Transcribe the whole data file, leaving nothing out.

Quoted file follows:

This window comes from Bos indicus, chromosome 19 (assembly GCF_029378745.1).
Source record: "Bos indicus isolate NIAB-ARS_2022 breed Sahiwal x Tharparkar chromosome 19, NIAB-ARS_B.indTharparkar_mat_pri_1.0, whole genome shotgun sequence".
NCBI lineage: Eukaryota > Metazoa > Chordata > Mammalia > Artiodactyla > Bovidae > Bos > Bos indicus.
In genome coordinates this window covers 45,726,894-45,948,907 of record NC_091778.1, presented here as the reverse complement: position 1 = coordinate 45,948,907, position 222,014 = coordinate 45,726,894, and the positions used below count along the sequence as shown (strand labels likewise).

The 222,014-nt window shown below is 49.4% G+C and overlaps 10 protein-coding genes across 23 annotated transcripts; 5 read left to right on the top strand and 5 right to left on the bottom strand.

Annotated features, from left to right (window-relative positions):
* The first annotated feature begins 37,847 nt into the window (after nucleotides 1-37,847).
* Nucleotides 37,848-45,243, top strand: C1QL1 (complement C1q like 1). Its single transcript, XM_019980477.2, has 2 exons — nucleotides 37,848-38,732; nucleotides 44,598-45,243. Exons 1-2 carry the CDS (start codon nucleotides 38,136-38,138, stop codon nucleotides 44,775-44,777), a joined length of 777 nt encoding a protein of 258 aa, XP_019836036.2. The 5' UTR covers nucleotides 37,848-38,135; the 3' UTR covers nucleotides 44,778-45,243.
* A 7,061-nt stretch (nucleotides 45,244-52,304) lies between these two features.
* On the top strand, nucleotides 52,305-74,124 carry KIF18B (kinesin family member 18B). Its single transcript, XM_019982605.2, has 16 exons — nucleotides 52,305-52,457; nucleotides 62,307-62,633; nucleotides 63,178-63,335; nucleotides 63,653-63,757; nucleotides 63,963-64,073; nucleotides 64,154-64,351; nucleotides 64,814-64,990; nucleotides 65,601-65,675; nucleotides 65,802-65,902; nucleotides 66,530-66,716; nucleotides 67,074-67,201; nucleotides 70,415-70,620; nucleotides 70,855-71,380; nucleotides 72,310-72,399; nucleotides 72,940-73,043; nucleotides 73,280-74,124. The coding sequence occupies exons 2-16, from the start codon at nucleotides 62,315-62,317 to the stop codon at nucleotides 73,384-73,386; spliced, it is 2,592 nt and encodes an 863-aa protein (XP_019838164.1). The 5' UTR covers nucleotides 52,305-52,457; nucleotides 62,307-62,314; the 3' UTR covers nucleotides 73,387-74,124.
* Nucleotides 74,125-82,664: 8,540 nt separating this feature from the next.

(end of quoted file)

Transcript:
This window comes from Bos indicus, chromosome 19 (assembly GCF_029378745.1).
Source record: "Bos indicus isolate NIAB-ARS_2022 breed Sahiwal x Tharparkar chromosome 19, NIAB-ARS_B.indTharparkar_mat_pri_1.0, whole genome shotgun sequence".
NCBI lineage: Eukaryota > Metazoa > Chordata > Mammalia > Artiodactyla > Bovidae > Bos > Bos indicus.
In genome coordinates this window covers 45,726,894-45,948,907 of record NC_091778.1, presented here as the reverse complement: position 1 = coordinate 45,948,907, position 222,014 = coordinate 45,726,894, and the positions used below count along the sequence as shown (strand labels likewise).

The 222,014-nt window shown below is 49.4% G+C and overlaps 10 protein-coding genes across 23 annotated transcripts; 5 read left to right on the top strand and 5 right to left on the bottom strand.

Annotated features, from left to right (window-relative positions):
* The first annotated feature begins 37,847 nt into the window (after nucleotides 1-37,847).
* Nucleotides 37,848-45,243, top strand: C1QL1 (complement C1q like 1). Its single transcript, XM_019980477.2, has 2 exons — nucleotides 37,848-38,732; nucleotides 44,598-45,243. Exons 1-2 carry the CDS (start codon nucleotides 38,136-38,138, stop codon nucleotides 44,775-44,777), a joined length of 777 nt encoding a protein of 258 aa, XP_019836036.2. The 5' UTR covers nucleotides 37,848-38,135; the 3' UTR covers nucleotides 44,778-45,243.
* A 7,061-nt stretch (nucleotides 45,244-52,304) lies between these two features.
* On the top strand, nucleotides 52,305-74,124 carry KIF18B (kinesin family member 18B). Its single transcript, XM_019982605.2, has 16 exons — nucleotides 52,305-52,457; nucleotides 62,307-62,633; nucleotides 63,178-63,335; nucleotides 63,653-63,757; nucleotides 63,963-64,073; nucleotides 64,154-64,351; nucleotides 64,814-64,990; nucleotides 65,601-65,675; nucleotides 65,802-65,902; nucleotides 66,530-66,716; nucleotides 67,074-67,201; nucleotides 70,415-70,620; nucleotides 70,855-71,380; nucleotides 72,310-72,399; nucleotides 72,940-73,043; nucleotides 73,280-74,124. The coding sequence occupies exons 2-16, from the start codon at nucleotides 62,315-62,317 to the stop codon at nucleotides 73,384-73,386; spliced, it is 2,592 nt and encodes an 863-aa protein (XP_019838164.1). The 5' UTR covers nucleotides 52,305-52,457; nucleotides 62,307-62,314; the 3' UTR covers nucleotides 73,387-74,124.
* Nucleotides 74,125-82,664: 8,540 nt separating this feature from the next.